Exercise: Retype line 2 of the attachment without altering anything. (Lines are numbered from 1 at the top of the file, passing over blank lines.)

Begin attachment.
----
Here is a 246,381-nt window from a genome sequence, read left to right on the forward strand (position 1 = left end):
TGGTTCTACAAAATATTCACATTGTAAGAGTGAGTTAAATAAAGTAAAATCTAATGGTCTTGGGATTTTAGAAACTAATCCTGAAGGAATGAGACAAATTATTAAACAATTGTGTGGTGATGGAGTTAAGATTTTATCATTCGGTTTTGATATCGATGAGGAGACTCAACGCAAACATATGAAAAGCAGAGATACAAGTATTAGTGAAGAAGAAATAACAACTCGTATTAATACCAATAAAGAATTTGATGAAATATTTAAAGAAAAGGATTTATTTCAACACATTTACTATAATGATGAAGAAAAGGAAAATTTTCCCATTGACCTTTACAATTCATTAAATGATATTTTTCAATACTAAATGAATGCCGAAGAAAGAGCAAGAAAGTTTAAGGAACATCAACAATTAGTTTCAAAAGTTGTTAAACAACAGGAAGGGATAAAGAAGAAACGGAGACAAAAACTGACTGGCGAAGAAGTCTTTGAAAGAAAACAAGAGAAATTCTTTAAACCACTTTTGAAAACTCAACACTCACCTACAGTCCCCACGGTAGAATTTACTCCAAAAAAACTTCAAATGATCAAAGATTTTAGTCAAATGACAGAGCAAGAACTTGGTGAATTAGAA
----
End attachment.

TGGTTCTACAAAATATTCACATTGTAAGAGTGAGTTAAATAAAGTAAAATCTAATGGTCTTGGGATTTTAGAAACTAATCCTGAAGGAATGAGACAAATTATTAAACAATTGTGTGGTGATGGAGTTAAGATTTTATCATTCGGTTTTGATATCGATGAGGAGACTCAACGCAAACATATGAAAAGCAGAGATACAAGTATTAGTGAAGAAGAAATAACAACTCGTATTAATACCAATAAAGAATTTGATGAAATATTTAAAGAAAAGGATTTATTTCAACACATTTACTATAATGATGAAGAAAAGGAAAATTTTCCCATTGACCTTTACAATTCATTAAATGATATTTTTCAATACTAAATGAATGCCGAAGAAAGAGCAAGAAAGTTTAAGGAACATCAACAATTAGTTTCAAAAGTTGTTAAACAACAGGAAGGGATAAAGAAGAAACGGAGACAAAAACTGACTGGCGAAGAAGTCTTTGAAAGAAAACAAGAGAAATTCTTTAAACCACTTTTGAAAACTCAACACTCACCTACAGTCCCCACGGTAGAATTTACTCCAAAAAAACTTCAAATGATCAAAGATTTTAGTCAAATGACAGAGCAAGAACTTGGTGAATTAGAA